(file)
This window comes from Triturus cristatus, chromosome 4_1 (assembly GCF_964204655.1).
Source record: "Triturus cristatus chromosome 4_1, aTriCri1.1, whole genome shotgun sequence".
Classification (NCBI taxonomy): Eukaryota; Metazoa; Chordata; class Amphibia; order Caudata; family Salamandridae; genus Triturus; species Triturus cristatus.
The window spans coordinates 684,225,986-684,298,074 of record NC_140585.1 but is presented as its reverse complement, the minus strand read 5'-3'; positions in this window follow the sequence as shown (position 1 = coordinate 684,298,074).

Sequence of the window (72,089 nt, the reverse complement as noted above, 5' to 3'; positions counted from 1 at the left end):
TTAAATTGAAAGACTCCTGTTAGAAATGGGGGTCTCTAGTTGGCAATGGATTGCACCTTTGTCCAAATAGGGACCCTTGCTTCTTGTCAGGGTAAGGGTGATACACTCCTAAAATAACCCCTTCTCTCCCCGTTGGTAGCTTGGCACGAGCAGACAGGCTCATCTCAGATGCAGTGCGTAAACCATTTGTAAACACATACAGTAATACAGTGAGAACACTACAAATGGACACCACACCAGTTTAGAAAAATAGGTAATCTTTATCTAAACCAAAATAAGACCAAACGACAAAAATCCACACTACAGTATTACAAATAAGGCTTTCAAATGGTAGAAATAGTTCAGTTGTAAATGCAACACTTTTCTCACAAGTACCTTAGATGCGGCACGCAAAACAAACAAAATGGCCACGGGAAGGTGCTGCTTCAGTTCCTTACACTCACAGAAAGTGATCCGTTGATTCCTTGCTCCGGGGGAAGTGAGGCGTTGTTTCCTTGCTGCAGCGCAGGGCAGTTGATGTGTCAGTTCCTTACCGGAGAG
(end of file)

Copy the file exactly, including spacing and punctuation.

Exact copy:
This window comes from Triturus cristatus, chromosome 4_1 (assembly GCF_964204655.1).
Source record: "Triturus cristatus chromosome 4_1, aTriCri1.1, whole genome shotgun sequence".
Classification (NCBI taxonomy): Eukaryota; Metazoa; Chordata; class Amphibia; order Caudata; family Salamandridae; genus Triturus; species Triturus cristatus.
The window spans coordinates 684,225,986-684,298,074 of record NC_140585.1 but is presented as its reverse complement, the minus strand read 5'-3'; positions in this window follow the sequence as shown (position 1 = coordinate 684,298,074).

Sequence of the window (72,089 nt, the reverse complement as noted above, 5' to 3'; positions counted from 1 at the left end):
TTAAATTGAAAGACTCCTGTTAGAAATGGGGGTCTCTAGTTGGCAATGGATTGCACCTTTGTCCAAATAGGGACCCTTGCTTCTTGTCAGGGTAAGGGTGATACACTCCTAAAATAACCCCTTCTCTCCCCGTTGGTAGCTTGGCACGAGCAGACAGGCTCATCTCAGATGCAGTGCGTAAACCATTTGTAAACACATACAGTAATACAGTGAGAACACTACAAATGGACACCACACCAGTTTAGAAAAATAGGTAATCTTTATCTAAACCAAAATAAGACCAAACGACAAAAATCCACACTACAGTATTACAAATAAGGCTTTCAAATGGTAGAAATAGTTCAGTTGTAAATGCAACACTTTTCTCACAAGTACCTTAGATGCGGCACGCAAAACAAACAAAATGGCCACGGGAAGGTGCTGCTTCAGTTCCTTACACTCACAGAAAGTGATCCGTTGATTCCTTGCTCCGGGGGAAGTGAGGCGTTGTTTCCTTGCTGCAGCGCAGGGCAGTTGATGTGTCAGTTCCTTACCGGAGAG